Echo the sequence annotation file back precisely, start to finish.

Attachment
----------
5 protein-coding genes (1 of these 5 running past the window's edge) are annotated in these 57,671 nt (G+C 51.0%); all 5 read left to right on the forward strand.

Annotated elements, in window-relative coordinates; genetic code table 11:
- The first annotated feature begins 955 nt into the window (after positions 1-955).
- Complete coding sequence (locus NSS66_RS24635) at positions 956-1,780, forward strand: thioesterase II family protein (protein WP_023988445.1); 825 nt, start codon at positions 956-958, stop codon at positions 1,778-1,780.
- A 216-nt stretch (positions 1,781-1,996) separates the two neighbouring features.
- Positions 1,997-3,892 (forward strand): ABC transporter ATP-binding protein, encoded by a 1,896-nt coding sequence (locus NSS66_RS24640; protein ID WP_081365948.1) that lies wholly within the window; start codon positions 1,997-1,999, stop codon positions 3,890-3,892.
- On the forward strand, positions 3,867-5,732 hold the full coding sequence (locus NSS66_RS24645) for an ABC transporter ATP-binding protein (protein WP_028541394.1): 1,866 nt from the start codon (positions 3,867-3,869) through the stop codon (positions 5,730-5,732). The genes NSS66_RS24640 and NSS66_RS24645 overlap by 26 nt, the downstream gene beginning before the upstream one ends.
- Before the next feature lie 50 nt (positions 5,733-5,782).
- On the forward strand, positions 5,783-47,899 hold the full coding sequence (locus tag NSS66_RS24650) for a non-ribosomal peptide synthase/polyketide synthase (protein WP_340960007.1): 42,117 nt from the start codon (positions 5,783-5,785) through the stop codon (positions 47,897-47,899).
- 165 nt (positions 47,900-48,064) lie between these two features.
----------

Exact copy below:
5 protein-coding genes (1 of these 5 running past the window's edge) are annotated in these 57,671 nt (G+C 51.0%); all 5 read left to right on the forward strand.

Annotated elements, in window-relative coordinates; genetic code table 11:
- The first annotated feature begins 955 nt into the window (after positions 1-955).
- Complete coding sequence (locus NSS66_RS24635) at positions 956-1,780, forward strand: thioesterase II family protein (protein WP_023988445.1); 825 nt, start codon at positions 956-958, stop codon at positions 1,778-1,780.
- A 216-nt stretch (positions 1,781-1,996) separates the two neighbouring features.
- Positions 1,997-3,892 (forward strand): ABC transporter ATP-binding protein, encoded by a 1,896-nt coding sequence (locus NSS66_RS24640; protein ID WP_081365948.1) that lies wholly within the window; start codon positions 1,997-1,999, stop codon positions 3,890-3,892.
- On the forward strand, positions 3,867-5,732 hold the full coding sequence (locus NSS66_RS24645) for an ABC transporter ATP-binding protein (protein WP_028541394.1): 1,866 nt from the start codon (positions 3,867-3,869) through the stop codon (positions 5,730-5,732). The genes NSS66_RS24640 and NSS66_RS24645 overlap by 26 nt, the downstream gene beginning before the upstream one ends.
- Before the next feature lie 50 nt (positions 5,733-5,782).
- On the forward strand, positions 5,783-47,899 hold the full coding sequence (locus tag NSS66_RS24650) for a non-ribosomal peptide synthase/polyketide synthase (protein WP_340960007.1): 42,117 nt from the start codon (positions 5,783-5,785) through the stop codon (positions 47,897-47,899).
- 165 nt (positions 47,900-48,064) lie between these two features.